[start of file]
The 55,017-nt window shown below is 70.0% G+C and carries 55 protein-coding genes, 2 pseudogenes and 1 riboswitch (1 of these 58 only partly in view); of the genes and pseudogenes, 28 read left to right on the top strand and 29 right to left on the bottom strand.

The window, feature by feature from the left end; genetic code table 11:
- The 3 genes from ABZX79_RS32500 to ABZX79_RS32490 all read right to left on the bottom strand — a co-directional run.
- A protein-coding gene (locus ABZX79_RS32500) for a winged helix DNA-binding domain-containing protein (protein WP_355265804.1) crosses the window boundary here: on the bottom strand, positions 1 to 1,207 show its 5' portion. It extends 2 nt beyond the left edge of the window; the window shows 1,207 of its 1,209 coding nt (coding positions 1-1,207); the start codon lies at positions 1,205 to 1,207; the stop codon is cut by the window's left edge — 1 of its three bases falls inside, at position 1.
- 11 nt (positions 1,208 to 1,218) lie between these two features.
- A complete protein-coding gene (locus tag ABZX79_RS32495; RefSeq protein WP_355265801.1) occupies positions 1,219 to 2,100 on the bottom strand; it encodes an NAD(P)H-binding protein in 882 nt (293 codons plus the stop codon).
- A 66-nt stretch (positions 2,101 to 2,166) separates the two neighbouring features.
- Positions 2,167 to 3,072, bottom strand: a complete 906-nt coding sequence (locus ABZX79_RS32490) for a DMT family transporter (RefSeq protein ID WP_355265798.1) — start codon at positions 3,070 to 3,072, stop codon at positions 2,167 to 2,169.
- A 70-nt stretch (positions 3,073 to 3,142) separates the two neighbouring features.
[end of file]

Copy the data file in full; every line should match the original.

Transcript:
The 55,017-nt window shown below is 70.0% G+C and carries 55 protein-coding genes, 2 pseudogenes and 1 riboswitch (1 of these 58 only partly in view); of the genes and pseudogenes, 28 read left to right on the top strand and 29 right to left on the bottom strand.

The window, feature by feature from the left end; genetic code table 11:
- The 3 genes from ABZX79_RS32500 to ABZX79_RS32490 all read right to left on the bottom strand — a co-directional run.
- A protein-coding gene (locus ABZX79_RS32500) for a winged helix DNA-binding domain-containing protein (protein WP_355265804.1) crosses the window boundary here: on the bottom strand, positions 1 to 1,207 show its 5' portion. It extends 2 nt beyond the left edge of the window; the window shows 1,207 of its 1,209 coding nt (coding positions 1-1,207); the start codon lies at positions 1,205 to 1,207; the stop codon is cut by the window's left edge — 1 of its three bases falls inside, at position 1.
- 11 nt (positions 1,208 to 1,218) lie between these two features.
- A complete protein-coding gene (locus tag ABZX79_RS32495; RefSeq protein WP_355265801.1) occupies positions 1,219 to 2,100 on the bottom strand; it encodes an NAD(P)H-binding protein in 882 nt (293 codons plus the stop codon).
- A 66-nt stretch (positions 2,101 to 2,166) separates the two neighbouring features.
- Positions 2,167 to 3,072, bottom strand: a complete 906-nt coding sequence (locus ABZX79_RS32490) for a DMT family transporter (RefSeq protein ID WP_355265798.1) — start codon at positions 3,070 to 3,072, stop codon at positions 2,167 to 2,169.
- A 70-nt stretch (positions 3,073 to 3,142) separates the two neighbouring features.